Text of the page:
So what do these notes actually look like? To help orient you, I've taken a couple of screenshots of the ones I designed today. You'll notice I've already entered them in Archivist Toolkit. Here's an image of the Series-level Dead Sea Scroll scope and content note:

DSS Series level scope and content note_blog ready.bmp
If you want to get even more detailed, you can then proceed to investigate one of the Subseries-level scope and content notes, which look like this:

DSS Subseries level scope and content note_blog ready.bmp
Does that make sense? I hope so! With this in mind, then, it's possible for us to learn more about what a finding aid is. You can think about a finding aid as a much more detailed version of a scope and content note. People have created these for centuries in order to try and help make vast quantities of documents more manageable to sift through (think about how important that would be in the pre-digital world!). In fact, there is even evidence that the ancient Sumerians carved finding aids into clay tablets so that they could easily locate important bureaucratic records (!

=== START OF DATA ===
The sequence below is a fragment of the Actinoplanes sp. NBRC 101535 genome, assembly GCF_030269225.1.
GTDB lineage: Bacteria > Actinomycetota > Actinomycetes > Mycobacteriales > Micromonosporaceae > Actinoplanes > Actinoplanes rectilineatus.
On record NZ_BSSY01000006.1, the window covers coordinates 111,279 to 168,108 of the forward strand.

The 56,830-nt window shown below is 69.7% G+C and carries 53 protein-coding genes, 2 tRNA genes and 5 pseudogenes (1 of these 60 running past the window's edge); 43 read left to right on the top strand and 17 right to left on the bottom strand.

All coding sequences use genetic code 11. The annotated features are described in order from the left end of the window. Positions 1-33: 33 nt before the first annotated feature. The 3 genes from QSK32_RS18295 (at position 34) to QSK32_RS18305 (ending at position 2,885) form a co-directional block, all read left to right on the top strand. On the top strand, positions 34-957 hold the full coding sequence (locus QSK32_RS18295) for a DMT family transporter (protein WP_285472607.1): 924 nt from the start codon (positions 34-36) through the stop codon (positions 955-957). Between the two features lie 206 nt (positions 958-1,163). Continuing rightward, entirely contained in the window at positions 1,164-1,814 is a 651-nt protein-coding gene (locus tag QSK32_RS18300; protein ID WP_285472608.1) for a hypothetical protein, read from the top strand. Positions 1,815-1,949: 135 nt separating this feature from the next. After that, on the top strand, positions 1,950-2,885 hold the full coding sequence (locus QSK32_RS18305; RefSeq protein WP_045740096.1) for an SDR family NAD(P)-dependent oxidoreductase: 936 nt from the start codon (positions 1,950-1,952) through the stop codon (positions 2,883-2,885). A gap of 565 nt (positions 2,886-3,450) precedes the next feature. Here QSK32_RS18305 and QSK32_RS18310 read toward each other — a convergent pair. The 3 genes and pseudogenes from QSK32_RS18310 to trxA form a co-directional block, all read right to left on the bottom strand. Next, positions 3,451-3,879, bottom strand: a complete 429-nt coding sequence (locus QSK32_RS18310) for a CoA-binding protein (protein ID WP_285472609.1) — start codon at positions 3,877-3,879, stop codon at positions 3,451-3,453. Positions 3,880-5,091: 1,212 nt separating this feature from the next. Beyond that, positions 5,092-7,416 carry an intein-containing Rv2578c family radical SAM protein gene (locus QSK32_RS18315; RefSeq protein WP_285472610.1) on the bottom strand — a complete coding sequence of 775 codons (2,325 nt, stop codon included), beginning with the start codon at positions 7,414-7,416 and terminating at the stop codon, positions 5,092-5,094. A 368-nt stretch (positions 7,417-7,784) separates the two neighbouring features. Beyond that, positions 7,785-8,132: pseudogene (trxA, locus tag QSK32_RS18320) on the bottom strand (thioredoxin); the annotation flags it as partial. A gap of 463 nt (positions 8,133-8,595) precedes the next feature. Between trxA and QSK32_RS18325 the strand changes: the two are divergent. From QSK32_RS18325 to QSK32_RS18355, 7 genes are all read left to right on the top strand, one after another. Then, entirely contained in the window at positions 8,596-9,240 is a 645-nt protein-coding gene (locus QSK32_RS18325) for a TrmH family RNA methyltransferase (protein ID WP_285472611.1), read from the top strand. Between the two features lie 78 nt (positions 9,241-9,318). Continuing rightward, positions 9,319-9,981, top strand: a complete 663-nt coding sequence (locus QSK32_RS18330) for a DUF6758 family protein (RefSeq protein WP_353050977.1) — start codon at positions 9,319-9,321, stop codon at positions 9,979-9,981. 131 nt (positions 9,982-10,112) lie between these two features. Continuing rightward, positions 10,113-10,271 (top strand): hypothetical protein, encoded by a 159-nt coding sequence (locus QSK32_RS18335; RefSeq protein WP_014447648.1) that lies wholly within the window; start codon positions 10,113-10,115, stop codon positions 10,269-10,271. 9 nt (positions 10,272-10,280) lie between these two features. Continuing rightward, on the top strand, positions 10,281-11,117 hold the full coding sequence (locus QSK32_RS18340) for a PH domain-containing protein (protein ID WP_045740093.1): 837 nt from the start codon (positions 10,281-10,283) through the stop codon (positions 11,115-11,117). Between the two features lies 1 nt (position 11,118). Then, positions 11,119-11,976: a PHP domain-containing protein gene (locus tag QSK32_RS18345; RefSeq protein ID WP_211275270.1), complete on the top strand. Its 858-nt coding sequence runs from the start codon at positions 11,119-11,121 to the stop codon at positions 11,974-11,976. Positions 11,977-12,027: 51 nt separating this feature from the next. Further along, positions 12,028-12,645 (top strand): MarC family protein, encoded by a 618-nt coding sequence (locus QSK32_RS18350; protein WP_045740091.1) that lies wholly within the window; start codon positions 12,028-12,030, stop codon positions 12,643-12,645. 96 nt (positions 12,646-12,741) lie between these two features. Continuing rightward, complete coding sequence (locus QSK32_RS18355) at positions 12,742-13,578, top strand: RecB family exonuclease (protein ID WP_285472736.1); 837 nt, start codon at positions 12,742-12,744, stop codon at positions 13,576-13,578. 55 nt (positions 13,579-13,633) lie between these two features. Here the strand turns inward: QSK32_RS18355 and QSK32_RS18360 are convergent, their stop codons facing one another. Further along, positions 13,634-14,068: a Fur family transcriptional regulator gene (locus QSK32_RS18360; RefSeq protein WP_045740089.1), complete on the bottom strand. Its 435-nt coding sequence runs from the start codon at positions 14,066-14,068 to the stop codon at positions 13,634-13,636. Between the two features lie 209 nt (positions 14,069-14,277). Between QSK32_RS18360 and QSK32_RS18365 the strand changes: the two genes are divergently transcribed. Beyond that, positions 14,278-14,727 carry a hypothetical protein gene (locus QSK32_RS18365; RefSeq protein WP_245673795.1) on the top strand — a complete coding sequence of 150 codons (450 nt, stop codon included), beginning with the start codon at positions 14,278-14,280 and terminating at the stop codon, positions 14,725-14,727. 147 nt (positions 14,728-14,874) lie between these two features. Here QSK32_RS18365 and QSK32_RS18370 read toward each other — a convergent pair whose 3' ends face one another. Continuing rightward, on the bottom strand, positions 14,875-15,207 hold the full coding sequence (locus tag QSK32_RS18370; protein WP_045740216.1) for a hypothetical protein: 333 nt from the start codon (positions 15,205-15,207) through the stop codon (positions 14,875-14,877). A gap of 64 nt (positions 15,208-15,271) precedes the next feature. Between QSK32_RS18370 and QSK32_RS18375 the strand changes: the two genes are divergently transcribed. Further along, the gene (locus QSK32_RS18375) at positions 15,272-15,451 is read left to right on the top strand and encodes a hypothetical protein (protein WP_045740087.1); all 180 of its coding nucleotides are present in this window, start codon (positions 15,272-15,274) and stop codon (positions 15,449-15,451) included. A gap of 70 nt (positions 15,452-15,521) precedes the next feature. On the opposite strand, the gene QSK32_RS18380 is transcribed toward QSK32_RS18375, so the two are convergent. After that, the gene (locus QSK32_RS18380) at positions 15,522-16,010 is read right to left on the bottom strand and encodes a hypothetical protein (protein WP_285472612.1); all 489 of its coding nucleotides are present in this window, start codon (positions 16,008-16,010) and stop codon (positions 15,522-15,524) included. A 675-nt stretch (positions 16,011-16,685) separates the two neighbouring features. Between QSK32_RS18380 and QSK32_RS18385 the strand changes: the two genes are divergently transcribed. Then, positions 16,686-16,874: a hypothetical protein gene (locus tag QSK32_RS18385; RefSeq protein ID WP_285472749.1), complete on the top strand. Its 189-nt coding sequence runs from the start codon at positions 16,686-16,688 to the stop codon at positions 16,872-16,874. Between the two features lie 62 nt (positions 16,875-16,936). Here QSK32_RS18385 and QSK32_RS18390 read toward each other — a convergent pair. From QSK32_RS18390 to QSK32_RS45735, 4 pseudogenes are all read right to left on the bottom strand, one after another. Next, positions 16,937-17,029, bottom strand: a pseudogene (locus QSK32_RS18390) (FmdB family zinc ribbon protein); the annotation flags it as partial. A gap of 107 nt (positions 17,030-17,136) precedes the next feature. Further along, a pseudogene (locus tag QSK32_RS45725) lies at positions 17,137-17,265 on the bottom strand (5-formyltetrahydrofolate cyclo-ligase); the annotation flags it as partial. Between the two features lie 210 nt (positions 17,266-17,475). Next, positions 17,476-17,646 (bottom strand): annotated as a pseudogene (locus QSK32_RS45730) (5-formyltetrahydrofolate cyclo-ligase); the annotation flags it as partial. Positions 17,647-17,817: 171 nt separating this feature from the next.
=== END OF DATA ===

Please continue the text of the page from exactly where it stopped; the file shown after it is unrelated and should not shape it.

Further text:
Finding aids will often contain a significant amount of background information, such as a biography of the documents' creator, a historical chronology of important events which relate to the collection, etc. This can help a researcher contextualize the records s/he will find if they choose to study a particular group of records. The finding aid will also probably explain how the collection is organized, and perhaps even contain a detailed overview of the materials it includes. A good archivist will normally create a finding aid in the course of processing a collection. Indeed, this is usually the final step in processing, because by then the records will have been properly conserved and arranged in their final order, and the archivist will be quite familiar with the contents of the entire collection.